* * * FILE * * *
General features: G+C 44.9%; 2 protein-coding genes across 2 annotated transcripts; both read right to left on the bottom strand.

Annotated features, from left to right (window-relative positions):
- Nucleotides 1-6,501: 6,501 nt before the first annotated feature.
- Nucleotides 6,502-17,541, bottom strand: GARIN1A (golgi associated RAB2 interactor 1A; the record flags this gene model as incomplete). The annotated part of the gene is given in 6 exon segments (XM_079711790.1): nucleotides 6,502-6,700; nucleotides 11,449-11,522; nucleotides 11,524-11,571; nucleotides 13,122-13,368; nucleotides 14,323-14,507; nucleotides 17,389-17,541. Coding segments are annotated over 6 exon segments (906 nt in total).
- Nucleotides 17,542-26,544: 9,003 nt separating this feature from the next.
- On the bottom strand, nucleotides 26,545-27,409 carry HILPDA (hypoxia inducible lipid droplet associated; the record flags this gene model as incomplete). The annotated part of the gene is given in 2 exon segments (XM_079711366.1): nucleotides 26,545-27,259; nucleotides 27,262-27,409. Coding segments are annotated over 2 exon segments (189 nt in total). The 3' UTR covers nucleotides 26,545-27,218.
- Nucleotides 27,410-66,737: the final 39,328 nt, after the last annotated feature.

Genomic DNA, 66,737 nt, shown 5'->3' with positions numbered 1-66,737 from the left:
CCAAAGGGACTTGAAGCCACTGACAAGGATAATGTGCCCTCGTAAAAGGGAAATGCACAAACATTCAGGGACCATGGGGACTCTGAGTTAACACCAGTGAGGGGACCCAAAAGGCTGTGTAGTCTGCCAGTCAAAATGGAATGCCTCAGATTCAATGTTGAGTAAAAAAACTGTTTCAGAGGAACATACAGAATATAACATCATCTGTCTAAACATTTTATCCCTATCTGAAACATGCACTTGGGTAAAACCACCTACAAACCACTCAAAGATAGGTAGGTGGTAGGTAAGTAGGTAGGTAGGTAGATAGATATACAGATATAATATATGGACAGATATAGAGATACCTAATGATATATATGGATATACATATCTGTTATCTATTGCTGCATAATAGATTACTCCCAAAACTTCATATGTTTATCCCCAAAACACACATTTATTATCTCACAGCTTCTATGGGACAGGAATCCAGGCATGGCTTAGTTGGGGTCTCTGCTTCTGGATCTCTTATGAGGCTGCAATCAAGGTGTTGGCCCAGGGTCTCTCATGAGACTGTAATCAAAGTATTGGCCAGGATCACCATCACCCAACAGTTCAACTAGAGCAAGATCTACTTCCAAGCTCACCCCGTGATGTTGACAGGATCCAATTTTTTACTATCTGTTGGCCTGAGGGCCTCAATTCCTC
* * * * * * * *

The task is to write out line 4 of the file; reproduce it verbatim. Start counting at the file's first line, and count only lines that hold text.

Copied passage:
- Nucleotides 6,502-17,541, bottom strand: GARIN1A (golgi associated RAB2 interactor 1A; the record flags this gene model as incomplete). The annotated part of the gene is given in 6 exon segments (XM_079711790.1): nucleotides 6,502-6,700; nucleotides 11,449-11,522; nucleotides 11,524-11,571; nucleotides 13,122-13,368; nucleotides 14,323-14,507; nucleotides 17,389-17,541. Coding segments are annotated over 6 exon segments (906 nt in total).